Indeed, the freedom to express our thoughts and opinion is a human right. It is even acknowledged in the Universal Declaration of Human Rights (1948). No argument here! I like what John Stuart Mill said in his book, Liberty, stating that over himself, his body and mind, individual is sovereign. But yeah, here’s comes the problem. The premise “over himself his body and mind, individual is sovereign” becomes a flaw when someone’s sovereignty out shadows the sovereignty of others. It’s not a rocket-science and everyone should understand that when it comes to exercising our power to claim our human’s rights, we also need to be aware that other people are doing exactly the same thing and therefore, there is a need for self-control. In other words, if we choose to be part of a society where people are fighting against each other for their human’s rights, such thing as “absolute sovereignty” is non-existence and this also applies to the freedom of expression. It is important not to offend someone else with our opinions. The 1976 International Covenant on Civil and Political Rights (ICCPR) stipulates the importance of the self-control and wisdom as quoted here: “In the exercise of the rights provided for in paragraph 2 of this article (freedom of expression) carries with it special duties and responsibilities, and may therefore be subject to certain restriction.” If one asks, what does restriction mean, the covenant explains in the next article, “For respect of other rights and reputation of others.”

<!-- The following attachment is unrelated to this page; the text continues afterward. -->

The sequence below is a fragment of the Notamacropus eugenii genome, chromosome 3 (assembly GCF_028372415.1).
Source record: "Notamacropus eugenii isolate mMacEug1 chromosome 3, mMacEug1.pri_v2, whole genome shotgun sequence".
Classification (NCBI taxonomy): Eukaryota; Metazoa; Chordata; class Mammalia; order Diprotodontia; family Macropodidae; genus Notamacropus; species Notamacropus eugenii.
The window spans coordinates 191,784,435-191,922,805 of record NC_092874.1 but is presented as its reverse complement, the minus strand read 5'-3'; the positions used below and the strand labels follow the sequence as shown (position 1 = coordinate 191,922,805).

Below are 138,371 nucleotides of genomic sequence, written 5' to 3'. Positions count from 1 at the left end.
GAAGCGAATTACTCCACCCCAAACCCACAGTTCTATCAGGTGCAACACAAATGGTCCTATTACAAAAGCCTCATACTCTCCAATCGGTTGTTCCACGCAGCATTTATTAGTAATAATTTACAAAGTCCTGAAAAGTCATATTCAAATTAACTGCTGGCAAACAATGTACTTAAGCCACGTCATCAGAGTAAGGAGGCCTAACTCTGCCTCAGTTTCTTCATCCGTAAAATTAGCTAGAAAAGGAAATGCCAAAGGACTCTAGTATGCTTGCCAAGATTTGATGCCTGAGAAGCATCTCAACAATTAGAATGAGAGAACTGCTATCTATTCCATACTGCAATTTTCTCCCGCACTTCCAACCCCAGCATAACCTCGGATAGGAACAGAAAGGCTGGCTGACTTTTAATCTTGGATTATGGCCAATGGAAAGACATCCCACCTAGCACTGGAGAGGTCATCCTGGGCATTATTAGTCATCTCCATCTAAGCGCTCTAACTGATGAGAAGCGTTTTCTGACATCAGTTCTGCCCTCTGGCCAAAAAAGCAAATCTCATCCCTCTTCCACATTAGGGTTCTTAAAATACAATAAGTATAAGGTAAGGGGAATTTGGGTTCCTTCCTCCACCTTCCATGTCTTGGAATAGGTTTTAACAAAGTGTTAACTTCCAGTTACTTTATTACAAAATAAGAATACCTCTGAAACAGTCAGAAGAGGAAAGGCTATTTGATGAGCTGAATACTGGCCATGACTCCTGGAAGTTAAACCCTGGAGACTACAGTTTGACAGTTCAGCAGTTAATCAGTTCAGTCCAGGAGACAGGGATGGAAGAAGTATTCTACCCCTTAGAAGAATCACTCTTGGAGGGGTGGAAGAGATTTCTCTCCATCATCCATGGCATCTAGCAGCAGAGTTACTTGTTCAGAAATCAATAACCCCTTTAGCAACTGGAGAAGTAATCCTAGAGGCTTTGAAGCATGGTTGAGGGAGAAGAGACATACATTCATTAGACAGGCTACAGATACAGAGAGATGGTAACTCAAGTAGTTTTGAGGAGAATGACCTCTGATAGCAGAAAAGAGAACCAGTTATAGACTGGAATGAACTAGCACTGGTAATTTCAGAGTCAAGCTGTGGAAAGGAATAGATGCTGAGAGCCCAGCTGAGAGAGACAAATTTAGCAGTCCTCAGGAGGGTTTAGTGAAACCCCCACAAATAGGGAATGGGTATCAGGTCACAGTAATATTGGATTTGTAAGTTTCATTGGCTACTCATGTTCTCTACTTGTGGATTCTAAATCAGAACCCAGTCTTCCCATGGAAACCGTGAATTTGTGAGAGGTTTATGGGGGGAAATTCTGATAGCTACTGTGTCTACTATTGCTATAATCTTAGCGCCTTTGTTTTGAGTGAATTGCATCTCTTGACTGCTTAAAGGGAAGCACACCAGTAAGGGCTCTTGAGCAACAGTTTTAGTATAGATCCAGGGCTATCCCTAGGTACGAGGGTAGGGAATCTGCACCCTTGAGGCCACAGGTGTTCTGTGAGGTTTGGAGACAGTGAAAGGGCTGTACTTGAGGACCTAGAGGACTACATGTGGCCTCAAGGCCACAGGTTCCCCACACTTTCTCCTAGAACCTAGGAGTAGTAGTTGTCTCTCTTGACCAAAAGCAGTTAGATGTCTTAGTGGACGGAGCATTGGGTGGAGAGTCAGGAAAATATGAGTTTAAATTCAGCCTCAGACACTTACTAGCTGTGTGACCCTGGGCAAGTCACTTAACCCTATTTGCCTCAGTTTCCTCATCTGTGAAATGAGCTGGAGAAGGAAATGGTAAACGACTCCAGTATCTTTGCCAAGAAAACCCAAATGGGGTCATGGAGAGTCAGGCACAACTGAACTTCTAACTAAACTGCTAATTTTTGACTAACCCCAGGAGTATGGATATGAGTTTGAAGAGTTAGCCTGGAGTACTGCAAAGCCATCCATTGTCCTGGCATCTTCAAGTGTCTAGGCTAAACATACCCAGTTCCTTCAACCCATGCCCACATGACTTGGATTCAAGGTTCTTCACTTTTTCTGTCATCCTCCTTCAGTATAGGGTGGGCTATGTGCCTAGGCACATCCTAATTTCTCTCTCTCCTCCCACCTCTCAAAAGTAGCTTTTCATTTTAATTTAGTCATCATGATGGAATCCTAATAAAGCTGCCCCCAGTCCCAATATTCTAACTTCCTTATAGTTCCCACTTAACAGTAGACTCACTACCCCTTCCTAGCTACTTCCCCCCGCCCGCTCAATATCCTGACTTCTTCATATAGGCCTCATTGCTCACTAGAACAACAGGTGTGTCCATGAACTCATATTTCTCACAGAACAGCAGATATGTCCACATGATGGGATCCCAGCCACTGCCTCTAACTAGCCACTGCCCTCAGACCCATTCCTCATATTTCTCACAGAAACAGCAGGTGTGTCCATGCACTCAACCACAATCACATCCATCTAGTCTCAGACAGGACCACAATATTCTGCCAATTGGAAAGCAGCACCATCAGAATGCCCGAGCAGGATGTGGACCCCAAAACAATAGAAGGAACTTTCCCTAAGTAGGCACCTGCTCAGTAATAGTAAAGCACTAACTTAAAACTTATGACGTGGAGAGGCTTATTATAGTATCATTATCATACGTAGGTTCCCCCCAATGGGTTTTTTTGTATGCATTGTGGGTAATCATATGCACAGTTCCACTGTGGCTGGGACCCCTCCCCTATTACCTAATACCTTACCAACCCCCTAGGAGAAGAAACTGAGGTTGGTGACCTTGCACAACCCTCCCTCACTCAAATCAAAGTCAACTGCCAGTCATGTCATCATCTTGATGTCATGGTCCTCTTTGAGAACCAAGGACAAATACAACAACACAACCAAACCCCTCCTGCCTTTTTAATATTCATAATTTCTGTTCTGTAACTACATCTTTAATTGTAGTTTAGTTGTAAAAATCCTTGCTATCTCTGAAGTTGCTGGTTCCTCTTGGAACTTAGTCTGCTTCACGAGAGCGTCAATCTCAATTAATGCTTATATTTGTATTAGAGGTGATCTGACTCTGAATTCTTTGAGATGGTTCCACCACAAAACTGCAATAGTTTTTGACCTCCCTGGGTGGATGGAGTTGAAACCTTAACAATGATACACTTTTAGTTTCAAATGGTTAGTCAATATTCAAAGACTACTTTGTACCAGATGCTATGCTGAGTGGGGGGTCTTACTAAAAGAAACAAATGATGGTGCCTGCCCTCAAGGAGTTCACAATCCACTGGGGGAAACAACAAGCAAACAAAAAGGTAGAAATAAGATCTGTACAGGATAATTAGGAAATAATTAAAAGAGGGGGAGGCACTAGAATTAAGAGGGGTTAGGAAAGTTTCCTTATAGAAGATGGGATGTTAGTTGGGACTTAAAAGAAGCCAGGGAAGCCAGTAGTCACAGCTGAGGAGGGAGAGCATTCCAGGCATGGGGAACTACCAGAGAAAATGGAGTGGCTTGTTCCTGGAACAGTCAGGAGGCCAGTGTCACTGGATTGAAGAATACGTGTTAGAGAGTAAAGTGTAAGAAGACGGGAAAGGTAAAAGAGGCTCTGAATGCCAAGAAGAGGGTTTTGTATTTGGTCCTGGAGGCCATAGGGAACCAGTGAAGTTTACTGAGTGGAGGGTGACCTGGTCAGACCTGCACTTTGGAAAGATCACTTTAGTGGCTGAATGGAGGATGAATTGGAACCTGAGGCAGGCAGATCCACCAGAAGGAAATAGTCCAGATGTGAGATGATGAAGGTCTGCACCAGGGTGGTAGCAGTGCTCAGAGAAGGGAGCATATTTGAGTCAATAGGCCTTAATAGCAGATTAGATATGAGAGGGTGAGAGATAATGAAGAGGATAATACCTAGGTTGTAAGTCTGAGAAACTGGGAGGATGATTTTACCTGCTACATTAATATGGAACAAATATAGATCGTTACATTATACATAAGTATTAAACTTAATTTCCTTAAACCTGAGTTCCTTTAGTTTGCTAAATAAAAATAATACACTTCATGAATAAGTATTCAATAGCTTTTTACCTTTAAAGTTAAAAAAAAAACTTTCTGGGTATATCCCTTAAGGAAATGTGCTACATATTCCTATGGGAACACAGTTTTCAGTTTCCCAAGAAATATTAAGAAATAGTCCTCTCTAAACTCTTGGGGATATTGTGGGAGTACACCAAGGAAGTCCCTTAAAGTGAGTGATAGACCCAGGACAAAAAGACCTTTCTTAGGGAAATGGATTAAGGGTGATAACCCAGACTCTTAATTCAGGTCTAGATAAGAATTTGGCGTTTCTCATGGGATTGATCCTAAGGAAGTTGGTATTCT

So, a question arises: Have the those two killers and the 12 victims respected each other’s freedom of expression? Had there been a boundaries set up?

In the attempt to answer these questions, allow me put the Charlie Hebdo’s incident in the context of the two references that I have mentioned above. Referring to Mill, the two killers and the 12 victims are independent beings who are free to speak their mind or do whatever they think is right. They earned their freedom of expression when they were born. In this context, both are right in terms of exercising their sovereignty! But yeah, I am not mad and let’s not stop there!! Moving to the next context, based on ICCPR, the two parties are equally wrong by exercising their rights without a control.